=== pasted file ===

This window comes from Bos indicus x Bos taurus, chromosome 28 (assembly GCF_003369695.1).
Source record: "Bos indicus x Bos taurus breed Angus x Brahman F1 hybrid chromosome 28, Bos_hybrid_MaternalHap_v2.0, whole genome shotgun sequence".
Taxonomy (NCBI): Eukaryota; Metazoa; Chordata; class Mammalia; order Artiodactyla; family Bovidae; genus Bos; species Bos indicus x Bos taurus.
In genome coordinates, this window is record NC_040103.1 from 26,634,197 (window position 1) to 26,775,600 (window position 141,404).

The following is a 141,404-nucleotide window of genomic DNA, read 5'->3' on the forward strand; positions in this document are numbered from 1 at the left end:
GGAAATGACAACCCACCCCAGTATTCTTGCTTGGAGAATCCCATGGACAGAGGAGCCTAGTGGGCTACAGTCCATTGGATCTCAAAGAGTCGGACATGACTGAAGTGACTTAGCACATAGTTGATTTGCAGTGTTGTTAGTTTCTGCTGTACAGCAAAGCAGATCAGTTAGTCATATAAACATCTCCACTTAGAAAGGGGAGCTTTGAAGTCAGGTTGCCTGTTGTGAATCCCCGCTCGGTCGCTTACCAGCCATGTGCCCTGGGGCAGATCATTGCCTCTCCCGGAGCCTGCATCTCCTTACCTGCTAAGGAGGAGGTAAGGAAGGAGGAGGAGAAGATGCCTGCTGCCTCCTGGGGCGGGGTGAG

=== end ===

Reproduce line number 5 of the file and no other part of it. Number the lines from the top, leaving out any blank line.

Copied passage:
The following is a 141,404-nucleotide window of genomic DNA, read 5'->3' on the forward strand; positions in this document are numbered from 1 at the left end: